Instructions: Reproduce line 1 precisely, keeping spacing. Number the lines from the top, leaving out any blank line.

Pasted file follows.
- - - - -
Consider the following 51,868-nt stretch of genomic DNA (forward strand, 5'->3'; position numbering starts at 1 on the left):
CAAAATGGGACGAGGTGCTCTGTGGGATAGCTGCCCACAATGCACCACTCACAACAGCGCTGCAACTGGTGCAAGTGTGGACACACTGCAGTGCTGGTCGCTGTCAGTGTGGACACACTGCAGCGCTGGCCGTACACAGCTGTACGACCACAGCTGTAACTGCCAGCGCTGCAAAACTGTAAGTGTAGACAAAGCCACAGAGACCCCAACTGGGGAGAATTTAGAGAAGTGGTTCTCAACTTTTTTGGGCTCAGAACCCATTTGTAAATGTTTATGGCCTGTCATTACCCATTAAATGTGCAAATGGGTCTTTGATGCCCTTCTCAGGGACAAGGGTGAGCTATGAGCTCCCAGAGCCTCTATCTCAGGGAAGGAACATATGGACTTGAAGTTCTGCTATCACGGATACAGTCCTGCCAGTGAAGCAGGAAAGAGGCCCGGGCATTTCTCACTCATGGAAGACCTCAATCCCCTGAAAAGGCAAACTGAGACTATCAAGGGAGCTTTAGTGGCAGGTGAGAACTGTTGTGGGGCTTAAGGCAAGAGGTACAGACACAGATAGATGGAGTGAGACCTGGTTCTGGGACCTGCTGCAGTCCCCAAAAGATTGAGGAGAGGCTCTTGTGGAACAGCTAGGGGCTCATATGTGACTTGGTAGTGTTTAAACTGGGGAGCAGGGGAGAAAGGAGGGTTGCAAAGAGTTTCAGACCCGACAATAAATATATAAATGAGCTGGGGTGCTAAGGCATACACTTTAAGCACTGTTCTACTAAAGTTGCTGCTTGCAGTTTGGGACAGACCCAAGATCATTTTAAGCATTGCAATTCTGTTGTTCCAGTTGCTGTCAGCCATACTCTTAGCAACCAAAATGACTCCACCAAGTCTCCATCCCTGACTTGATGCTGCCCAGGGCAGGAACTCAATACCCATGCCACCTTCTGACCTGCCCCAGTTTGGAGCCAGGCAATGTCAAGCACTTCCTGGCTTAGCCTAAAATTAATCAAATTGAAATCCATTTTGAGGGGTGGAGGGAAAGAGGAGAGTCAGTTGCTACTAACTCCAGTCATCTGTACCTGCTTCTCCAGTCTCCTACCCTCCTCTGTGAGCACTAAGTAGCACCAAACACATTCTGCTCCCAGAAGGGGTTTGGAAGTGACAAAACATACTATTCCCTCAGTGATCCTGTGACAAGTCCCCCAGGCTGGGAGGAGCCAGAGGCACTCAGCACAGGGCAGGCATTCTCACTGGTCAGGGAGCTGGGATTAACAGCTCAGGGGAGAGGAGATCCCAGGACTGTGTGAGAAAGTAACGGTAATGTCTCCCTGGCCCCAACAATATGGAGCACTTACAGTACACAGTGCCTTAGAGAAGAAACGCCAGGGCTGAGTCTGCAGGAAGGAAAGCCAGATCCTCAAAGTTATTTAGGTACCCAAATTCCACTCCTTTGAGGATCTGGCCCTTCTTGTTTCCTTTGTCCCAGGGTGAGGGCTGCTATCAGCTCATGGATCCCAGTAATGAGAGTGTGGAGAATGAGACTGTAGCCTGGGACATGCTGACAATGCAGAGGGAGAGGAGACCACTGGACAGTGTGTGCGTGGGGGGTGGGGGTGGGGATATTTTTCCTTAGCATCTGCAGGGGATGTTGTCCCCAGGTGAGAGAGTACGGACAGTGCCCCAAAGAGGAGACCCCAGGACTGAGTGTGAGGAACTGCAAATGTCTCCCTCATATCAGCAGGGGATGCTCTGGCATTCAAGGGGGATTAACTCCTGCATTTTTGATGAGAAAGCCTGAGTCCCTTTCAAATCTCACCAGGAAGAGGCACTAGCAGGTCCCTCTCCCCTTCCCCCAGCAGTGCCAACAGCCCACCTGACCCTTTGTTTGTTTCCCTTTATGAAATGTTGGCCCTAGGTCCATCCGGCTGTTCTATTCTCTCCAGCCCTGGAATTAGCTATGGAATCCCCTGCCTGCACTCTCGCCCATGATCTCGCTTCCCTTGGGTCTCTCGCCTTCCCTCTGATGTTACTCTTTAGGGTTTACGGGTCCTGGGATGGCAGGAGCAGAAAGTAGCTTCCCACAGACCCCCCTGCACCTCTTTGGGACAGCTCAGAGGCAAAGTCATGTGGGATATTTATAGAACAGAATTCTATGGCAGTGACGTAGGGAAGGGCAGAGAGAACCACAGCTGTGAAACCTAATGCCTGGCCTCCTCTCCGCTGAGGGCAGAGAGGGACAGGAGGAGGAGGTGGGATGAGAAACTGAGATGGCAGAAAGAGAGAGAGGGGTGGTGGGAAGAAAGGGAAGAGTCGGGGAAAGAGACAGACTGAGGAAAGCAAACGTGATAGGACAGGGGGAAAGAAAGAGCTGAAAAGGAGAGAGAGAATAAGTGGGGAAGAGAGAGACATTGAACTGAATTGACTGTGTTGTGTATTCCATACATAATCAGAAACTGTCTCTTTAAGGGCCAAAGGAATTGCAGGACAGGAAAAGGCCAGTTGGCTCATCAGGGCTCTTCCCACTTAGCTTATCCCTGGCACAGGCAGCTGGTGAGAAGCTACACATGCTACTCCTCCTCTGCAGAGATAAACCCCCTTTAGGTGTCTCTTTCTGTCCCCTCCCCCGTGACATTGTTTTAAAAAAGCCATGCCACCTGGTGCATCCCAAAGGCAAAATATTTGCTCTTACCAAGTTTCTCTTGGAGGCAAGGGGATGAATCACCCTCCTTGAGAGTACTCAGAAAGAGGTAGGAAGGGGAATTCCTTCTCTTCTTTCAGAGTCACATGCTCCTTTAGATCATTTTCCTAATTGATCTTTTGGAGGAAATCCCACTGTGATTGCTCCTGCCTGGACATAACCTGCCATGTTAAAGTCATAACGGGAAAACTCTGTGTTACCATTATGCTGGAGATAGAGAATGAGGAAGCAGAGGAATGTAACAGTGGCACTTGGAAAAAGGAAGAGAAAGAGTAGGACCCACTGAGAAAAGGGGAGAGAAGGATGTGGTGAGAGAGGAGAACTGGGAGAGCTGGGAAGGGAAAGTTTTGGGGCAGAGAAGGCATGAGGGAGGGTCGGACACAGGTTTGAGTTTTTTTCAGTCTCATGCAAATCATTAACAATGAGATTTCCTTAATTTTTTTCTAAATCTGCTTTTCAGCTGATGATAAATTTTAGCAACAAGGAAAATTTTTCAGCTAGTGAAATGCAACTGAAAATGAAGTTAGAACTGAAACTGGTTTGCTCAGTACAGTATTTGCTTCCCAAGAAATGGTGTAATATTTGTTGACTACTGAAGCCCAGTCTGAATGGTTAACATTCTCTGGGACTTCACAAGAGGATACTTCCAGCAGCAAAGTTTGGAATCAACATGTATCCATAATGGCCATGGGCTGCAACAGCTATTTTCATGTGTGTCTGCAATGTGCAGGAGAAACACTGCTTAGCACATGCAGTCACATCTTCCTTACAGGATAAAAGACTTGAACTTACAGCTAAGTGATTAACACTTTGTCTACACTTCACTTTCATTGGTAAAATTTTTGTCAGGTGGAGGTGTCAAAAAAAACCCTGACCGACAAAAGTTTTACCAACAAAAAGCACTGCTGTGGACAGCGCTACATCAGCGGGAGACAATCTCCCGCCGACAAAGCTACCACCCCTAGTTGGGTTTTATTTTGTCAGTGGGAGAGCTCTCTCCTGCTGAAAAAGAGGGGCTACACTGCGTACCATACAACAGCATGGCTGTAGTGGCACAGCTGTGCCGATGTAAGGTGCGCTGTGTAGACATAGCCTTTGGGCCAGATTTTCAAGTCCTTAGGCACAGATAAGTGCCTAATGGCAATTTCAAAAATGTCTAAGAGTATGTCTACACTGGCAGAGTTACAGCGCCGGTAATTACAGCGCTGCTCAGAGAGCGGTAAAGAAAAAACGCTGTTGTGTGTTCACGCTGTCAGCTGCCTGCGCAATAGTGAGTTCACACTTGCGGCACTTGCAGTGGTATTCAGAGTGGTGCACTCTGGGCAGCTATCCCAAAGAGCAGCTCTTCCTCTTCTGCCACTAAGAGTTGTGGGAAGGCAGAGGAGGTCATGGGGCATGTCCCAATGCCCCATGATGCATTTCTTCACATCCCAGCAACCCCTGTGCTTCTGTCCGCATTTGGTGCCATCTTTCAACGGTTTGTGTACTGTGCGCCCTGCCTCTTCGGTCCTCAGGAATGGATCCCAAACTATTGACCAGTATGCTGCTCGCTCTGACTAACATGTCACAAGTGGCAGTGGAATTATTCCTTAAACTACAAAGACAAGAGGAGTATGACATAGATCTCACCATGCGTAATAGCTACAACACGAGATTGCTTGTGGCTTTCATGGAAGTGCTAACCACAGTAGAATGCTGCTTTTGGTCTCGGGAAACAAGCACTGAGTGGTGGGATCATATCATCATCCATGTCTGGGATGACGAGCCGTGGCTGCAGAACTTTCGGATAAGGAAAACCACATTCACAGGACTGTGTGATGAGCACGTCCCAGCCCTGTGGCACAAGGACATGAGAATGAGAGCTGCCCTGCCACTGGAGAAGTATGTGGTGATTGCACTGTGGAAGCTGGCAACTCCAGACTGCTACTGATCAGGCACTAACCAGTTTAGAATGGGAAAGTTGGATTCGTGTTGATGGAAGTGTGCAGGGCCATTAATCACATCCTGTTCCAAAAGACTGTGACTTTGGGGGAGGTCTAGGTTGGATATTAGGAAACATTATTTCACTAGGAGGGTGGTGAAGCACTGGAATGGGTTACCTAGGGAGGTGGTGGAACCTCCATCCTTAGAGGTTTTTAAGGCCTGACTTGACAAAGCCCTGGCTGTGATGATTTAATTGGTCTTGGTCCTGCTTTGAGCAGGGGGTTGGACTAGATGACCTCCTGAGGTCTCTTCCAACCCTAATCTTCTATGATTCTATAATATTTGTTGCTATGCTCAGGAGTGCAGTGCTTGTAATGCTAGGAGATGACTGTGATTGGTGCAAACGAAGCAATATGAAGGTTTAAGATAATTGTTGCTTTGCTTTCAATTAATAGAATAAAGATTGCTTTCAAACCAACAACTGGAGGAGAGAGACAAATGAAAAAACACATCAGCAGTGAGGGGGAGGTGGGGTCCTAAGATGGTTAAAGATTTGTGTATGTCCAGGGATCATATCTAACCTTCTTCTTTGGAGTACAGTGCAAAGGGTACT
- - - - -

Consider the following 51,868-nt stretch of genomic DNA (forward strand, 5'->3'; position numbering starts at 1 on the left):